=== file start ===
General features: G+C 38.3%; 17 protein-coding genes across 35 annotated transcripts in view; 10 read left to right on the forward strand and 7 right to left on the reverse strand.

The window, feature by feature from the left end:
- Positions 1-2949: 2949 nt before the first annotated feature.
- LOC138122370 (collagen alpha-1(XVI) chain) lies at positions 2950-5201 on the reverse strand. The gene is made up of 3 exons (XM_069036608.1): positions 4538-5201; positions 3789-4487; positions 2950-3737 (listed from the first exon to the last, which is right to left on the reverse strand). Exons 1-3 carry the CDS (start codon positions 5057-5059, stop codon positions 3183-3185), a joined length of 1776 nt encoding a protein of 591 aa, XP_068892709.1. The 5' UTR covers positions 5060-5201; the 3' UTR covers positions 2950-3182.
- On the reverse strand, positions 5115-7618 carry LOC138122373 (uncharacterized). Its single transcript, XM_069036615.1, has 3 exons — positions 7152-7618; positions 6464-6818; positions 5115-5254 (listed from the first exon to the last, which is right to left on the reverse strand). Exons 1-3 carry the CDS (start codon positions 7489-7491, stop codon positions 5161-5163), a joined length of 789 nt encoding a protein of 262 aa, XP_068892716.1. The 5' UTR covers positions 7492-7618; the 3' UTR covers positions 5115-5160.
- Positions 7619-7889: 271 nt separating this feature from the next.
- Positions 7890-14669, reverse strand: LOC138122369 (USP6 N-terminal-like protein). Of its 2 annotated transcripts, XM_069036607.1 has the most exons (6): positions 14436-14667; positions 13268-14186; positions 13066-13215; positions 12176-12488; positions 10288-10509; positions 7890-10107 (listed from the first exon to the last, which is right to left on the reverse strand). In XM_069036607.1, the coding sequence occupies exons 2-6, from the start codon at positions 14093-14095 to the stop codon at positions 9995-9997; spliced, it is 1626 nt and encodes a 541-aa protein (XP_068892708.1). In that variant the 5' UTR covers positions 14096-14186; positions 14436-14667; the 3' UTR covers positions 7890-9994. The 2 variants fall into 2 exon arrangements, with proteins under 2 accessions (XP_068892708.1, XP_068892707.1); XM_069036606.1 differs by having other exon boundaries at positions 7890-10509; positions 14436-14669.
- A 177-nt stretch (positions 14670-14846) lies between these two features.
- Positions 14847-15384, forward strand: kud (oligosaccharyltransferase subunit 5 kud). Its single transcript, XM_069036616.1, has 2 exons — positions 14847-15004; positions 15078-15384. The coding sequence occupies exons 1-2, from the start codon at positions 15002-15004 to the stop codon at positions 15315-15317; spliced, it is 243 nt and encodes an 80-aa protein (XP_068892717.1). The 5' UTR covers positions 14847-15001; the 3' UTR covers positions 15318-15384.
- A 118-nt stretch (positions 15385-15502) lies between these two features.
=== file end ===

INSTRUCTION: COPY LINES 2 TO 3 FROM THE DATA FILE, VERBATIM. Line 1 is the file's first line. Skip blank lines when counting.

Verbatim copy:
The window, feature by feature from the left end:
- Positions 1-2949: 2949 nt before the first annotated feature.